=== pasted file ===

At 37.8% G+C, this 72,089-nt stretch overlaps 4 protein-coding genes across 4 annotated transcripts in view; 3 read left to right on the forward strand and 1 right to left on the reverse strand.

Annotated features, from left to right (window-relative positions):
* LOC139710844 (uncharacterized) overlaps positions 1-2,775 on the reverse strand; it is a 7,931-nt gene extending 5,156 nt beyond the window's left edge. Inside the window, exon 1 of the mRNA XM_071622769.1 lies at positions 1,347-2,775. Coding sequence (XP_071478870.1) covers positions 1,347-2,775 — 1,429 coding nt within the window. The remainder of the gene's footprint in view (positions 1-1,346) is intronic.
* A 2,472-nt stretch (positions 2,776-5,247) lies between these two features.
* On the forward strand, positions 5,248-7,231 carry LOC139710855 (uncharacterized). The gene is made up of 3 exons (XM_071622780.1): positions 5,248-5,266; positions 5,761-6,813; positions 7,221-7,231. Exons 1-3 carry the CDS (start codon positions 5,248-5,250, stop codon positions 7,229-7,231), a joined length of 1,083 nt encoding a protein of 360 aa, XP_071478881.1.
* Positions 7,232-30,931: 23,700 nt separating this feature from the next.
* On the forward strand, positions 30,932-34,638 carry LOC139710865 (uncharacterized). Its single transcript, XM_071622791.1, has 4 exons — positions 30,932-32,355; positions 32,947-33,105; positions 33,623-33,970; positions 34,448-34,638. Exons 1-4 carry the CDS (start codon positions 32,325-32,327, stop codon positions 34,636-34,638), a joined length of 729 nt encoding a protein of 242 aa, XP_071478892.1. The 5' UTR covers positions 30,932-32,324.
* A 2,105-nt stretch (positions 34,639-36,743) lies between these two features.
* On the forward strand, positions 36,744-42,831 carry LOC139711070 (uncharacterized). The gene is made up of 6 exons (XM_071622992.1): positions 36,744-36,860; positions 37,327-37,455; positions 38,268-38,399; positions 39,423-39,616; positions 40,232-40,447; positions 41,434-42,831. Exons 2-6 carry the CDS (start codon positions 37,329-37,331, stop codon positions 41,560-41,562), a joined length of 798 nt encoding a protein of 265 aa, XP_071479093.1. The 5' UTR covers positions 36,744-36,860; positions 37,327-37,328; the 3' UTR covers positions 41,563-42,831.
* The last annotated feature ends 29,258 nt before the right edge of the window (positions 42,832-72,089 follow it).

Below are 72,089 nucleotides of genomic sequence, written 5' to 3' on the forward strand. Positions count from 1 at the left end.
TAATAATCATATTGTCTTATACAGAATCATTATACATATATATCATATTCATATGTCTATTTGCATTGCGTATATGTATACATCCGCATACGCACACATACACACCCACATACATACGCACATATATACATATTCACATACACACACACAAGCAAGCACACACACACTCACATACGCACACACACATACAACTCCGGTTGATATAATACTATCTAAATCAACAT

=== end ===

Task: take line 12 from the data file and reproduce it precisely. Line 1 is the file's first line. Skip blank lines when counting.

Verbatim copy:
TAATAATCATATTGTCTTATACAGAATCATTATACATATATATCATATTCATATGTCTATTTGCATTGCGTATATGTATACATCCGCATACGCACACATACACACCCACATACATACGCACATATATACATATTCACATACACACACACAAGCAAGCACACACACACTCACATACGCACACACACATACAACTCCGGTTGATATAATACTATCTAAATCAACAT